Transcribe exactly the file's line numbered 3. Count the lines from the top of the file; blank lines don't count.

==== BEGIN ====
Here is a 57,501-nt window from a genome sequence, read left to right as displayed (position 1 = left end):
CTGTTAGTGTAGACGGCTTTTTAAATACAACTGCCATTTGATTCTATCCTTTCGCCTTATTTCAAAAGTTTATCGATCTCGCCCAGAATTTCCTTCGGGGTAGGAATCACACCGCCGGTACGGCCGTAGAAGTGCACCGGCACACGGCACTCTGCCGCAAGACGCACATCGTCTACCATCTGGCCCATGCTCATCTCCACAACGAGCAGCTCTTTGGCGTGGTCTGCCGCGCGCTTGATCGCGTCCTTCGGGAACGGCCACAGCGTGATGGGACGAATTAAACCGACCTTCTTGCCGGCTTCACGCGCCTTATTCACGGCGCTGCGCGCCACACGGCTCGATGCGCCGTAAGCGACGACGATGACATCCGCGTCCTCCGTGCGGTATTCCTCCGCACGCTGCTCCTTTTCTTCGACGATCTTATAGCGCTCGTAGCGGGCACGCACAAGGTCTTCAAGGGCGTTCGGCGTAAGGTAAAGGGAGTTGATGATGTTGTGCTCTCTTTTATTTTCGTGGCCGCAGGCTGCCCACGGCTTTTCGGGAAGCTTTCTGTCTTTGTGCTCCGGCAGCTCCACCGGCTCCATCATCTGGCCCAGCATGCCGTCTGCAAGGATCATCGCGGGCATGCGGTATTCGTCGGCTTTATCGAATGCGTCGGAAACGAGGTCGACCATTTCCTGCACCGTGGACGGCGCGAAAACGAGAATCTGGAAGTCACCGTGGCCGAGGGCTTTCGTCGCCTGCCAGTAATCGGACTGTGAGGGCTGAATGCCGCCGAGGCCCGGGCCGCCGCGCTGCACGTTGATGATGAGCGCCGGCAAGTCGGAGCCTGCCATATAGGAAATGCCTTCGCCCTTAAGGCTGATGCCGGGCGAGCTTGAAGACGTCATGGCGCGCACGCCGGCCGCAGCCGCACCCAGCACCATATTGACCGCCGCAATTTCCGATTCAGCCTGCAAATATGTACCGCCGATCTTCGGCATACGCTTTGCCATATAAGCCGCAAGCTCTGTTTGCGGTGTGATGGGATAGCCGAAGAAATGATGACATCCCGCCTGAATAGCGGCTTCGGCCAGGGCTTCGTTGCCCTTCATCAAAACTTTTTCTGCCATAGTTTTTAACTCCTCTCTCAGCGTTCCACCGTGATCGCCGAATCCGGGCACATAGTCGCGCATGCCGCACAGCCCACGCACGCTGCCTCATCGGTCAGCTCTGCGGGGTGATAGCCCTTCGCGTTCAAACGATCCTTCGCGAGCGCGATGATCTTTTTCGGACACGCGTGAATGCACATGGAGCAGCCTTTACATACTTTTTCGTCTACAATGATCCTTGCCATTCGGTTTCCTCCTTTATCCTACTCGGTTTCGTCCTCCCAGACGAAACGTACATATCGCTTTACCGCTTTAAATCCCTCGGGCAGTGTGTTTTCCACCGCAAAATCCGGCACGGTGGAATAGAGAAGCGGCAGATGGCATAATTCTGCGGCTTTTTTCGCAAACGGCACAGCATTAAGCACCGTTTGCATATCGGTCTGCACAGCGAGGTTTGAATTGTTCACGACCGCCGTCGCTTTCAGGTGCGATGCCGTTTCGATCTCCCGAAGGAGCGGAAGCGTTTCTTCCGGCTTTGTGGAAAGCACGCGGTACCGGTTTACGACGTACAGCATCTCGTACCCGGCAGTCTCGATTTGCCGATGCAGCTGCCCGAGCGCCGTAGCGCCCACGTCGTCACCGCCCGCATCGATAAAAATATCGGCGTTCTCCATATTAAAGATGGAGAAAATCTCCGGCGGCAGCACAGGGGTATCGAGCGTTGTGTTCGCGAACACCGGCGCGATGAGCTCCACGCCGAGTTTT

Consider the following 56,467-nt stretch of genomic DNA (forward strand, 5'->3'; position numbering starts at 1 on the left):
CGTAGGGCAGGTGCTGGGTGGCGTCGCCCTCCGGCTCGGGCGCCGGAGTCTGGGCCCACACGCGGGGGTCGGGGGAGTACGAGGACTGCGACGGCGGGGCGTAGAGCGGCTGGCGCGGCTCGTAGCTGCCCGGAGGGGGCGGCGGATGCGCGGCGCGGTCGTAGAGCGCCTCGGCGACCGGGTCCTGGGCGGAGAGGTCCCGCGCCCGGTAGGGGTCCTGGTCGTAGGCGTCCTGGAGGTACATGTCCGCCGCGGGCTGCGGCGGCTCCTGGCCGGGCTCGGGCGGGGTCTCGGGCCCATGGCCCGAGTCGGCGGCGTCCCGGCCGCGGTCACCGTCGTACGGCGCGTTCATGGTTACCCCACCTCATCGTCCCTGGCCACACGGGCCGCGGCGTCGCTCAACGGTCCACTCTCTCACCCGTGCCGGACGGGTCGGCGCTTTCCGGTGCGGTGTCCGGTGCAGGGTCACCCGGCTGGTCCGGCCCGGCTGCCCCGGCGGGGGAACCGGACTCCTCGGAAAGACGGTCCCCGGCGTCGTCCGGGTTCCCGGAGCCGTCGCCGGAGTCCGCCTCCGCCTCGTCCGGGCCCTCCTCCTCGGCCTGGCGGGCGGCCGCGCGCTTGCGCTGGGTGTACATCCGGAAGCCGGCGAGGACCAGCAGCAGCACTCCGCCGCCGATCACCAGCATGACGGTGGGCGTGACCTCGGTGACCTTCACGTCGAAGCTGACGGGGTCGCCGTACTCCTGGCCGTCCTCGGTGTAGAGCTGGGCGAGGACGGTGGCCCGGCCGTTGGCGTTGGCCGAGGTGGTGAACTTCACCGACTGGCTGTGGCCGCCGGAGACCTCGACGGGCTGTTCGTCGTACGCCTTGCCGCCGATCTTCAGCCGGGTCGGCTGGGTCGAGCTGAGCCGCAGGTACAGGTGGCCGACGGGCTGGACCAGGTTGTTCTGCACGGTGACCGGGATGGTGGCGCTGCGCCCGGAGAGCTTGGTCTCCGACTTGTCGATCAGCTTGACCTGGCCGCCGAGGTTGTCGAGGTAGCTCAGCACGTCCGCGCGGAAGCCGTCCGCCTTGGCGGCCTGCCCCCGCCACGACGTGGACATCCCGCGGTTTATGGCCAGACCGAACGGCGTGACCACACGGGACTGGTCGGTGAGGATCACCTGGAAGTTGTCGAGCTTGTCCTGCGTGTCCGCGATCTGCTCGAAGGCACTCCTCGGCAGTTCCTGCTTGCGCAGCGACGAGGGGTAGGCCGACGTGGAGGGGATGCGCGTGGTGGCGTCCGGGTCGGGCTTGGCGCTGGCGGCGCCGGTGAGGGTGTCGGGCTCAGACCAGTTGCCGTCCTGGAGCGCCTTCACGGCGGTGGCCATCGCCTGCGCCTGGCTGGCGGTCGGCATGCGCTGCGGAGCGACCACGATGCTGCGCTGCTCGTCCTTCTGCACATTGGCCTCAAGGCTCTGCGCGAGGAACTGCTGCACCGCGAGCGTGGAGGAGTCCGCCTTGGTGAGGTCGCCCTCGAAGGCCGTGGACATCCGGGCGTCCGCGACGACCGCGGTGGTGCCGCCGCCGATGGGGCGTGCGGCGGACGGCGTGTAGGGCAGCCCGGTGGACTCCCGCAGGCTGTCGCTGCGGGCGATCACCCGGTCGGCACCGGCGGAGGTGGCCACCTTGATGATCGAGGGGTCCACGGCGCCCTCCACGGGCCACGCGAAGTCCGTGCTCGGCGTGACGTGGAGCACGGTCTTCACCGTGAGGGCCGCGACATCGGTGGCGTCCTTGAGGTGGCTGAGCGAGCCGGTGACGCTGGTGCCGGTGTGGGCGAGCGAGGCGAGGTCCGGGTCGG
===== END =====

Consider the following 56,467-nt stretch of genomic DNA (forward strand, 5'->3'; position numbering starts at 1 on the left):